Through the work that we've done for Birmingham City University, we've worked on an array of different types of video – alumni profiles, event videos and course promos, to name just a few – all of which suit different marketing purposes and audiences.
The recent 'Day in the Life' videos that we produced with the university take a look at BCU's campus and courses from the perspective of individual students. Compared with perhaps more traditional forms of marketing content, why is this particular kind of content worth producing?
To answer this and other questions, I talked to our Producer, Christina Waider.
What is it about these videos that makes them effective marketing tools for BCU?
The target audience for these videos – prospective, first-time students – are at a point in their lives that is really exciting for them, but also kind of scary. The experience of somebody who has recently been in the same boat is far more relatable to this audience than a flashy promo video. It can help to reassure them a bit when it comes to making these big life decisions.
Could you describe the process of making these videos?
First, we filmed interviews with the students; and then gave them a crash-course in filming good-quality video on an iPhone – just showing them the basics, and talking through the camera settings – so that they could capture the accompanying B-roll footage.
Although the students filmed much of the footage used in the video, we were involved throughout the entire process to ensure that what they captured was of decent quality, as well as being authentic. We were available to give them guidance, and we provided them with a list of suggested cutaways that we thought would best complement their stories. Most important, we sought to help them to capture those single moments that best encapsulate what they're saying in the interviews.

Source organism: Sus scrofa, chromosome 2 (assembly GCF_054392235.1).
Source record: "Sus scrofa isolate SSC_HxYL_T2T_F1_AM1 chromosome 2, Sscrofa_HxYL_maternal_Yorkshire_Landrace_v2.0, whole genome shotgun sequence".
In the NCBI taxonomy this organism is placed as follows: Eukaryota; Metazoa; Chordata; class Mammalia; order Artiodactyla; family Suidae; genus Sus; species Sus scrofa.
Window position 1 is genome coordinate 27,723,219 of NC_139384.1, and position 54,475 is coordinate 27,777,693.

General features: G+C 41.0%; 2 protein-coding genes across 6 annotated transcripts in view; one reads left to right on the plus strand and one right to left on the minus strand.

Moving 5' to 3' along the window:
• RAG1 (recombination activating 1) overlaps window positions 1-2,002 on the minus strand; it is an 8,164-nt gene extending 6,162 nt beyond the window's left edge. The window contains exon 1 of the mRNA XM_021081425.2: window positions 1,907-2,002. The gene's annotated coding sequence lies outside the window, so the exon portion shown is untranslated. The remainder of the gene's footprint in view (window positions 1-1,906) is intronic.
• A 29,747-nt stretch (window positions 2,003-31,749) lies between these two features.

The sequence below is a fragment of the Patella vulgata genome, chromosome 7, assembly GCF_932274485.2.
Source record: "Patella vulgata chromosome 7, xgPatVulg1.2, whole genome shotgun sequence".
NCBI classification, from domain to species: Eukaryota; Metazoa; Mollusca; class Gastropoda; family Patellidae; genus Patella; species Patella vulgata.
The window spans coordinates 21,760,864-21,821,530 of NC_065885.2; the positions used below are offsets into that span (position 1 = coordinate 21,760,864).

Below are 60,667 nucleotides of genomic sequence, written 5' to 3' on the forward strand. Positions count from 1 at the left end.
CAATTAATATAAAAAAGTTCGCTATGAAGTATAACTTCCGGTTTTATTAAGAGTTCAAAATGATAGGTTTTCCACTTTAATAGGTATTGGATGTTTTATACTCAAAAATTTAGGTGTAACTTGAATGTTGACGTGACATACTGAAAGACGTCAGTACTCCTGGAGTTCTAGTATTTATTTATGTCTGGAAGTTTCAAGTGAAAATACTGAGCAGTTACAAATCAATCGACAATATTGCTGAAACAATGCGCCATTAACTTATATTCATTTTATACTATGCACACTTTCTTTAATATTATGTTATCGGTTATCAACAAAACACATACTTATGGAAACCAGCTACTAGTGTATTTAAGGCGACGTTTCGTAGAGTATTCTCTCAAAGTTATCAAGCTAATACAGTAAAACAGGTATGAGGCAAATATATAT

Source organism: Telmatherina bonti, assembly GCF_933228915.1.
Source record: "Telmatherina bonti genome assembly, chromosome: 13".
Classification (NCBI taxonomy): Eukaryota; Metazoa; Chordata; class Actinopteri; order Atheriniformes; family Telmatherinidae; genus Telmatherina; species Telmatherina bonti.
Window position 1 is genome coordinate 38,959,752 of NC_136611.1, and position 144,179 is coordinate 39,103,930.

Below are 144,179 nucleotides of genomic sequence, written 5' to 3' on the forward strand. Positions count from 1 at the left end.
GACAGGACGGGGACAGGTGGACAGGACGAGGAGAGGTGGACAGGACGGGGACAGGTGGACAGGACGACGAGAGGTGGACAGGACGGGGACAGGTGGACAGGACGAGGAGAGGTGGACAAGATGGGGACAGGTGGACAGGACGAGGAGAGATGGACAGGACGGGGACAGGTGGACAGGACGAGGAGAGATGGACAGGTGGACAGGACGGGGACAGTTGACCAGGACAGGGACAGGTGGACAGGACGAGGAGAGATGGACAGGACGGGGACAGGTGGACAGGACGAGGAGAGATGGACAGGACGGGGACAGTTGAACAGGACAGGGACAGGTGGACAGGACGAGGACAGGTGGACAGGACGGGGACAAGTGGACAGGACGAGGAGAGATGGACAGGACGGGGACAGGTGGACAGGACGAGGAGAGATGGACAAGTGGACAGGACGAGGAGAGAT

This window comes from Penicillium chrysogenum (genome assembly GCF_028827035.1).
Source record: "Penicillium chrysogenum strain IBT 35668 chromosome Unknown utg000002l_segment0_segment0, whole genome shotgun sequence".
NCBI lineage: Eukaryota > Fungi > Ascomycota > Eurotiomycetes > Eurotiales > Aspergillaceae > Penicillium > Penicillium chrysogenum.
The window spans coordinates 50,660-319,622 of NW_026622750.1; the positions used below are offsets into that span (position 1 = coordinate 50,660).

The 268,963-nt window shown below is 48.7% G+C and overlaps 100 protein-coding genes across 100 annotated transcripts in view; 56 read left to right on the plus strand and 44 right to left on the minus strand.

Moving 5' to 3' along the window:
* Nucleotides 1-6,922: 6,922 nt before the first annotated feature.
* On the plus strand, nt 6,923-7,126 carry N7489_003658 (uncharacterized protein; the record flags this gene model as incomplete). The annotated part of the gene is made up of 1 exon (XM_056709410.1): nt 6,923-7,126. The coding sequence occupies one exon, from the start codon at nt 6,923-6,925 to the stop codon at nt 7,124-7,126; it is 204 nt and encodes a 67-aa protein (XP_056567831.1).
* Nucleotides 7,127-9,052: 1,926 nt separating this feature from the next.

Does this style of video come with any unique challenges?
Working with footage that we didn't shoot ourselves, and that wasn't shot by a professional crew, just means that we have a bit less control when sifting through all of the footage and cutting it together. So, the post-production is a bit more challenging than usual.
What inspiration could other types of businesses draw from this?
I would say that this style of video is ideal for smaller businesses, or for those who want to be able to release regular content with a relatively quick turnaround. The production process is a fairly cheap one – just a case of conducting an interview, guiding the intervieww through filming cutaways from their day-to-day life, and editing it all together.
Though the finished video is less of a polished sales product, it's the sort of video that is better-equipped to showcase a business' personality and is perfect for those who want to showcase the human side of what they do.
Thinking about commissioning a video for your own business? Feel free to get in touch with us; and if you'd like to get a few more ideas, check out a few of our other case study blogs below: